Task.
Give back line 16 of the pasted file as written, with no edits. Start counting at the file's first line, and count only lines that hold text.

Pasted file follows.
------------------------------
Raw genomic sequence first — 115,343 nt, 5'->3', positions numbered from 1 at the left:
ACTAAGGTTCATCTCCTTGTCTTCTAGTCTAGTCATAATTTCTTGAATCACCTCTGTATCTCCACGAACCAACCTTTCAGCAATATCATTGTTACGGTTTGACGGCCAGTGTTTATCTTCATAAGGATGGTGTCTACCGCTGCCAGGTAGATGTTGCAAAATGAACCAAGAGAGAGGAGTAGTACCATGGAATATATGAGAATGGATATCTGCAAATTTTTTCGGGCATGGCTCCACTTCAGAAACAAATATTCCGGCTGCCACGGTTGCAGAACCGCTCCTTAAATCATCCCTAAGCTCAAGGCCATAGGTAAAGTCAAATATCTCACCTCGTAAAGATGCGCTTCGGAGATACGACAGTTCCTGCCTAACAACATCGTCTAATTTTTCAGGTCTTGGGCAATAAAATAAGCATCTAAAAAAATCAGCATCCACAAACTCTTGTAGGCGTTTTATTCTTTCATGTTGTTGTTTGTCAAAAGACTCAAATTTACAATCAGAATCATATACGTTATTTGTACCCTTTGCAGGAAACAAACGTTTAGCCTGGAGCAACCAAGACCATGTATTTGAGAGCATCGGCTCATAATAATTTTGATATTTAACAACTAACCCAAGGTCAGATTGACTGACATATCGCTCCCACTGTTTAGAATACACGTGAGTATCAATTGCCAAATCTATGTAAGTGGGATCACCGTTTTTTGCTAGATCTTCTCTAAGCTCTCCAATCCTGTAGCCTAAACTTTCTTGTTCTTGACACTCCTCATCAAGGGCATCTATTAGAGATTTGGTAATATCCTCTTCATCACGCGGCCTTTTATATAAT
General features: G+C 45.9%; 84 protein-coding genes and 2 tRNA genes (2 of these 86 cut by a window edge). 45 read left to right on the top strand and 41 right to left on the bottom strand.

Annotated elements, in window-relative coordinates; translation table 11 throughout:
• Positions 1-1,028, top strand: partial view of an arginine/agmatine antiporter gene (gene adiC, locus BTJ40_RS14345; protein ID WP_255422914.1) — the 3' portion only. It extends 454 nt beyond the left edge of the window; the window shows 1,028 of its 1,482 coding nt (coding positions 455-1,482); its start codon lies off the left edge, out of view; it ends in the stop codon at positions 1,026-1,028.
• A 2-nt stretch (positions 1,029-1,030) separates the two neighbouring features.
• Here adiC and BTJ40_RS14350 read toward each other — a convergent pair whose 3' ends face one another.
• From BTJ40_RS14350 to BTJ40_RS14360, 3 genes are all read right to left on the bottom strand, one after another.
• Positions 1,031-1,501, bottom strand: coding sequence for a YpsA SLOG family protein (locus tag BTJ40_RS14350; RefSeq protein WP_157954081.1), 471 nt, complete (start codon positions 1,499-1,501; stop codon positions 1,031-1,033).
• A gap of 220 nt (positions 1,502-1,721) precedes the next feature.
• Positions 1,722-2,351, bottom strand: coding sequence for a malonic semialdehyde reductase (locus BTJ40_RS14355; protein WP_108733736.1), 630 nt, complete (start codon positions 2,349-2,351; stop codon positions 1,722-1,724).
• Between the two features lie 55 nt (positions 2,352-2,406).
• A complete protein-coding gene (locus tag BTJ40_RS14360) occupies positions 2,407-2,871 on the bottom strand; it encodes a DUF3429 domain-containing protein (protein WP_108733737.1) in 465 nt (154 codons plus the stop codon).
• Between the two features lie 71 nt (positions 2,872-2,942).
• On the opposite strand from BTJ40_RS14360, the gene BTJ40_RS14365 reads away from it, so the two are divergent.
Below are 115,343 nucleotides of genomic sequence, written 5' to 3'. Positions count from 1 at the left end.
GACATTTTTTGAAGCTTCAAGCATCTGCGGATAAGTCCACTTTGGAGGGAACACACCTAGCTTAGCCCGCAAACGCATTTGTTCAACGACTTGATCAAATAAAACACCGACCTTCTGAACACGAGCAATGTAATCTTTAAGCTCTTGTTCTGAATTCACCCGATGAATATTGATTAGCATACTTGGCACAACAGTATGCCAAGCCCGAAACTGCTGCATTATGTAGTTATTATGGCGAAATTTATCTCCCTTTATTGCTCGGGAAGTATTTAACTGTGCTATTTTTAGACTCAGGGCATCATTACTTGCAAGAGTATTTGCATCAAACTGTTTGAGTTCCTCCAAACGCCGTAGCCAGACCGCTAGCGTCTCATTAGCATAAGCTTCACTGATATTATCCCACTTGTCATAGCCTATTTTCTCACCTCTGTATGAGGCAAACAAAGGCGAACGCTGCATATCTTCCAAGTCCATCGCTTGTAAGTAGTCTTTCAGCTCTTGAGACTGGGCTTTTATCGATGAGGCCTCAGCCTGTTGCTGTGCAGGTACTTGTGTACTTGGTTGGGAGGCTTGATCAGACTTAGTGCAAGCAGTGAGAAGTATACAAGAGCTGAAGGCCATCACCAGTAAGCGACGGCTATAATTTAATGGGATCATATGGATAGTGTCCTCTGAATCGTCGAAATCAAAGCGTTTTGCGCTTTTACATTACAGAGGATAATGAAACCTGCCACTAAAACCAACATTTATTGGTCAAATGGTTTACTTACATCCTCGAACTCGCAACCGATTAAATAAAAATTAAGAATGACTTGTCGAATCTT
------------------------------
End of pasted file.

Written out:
Below are 115,343 nucleotides of genomic sequence, written 5' to 3'. Positions count from 1 at the left end.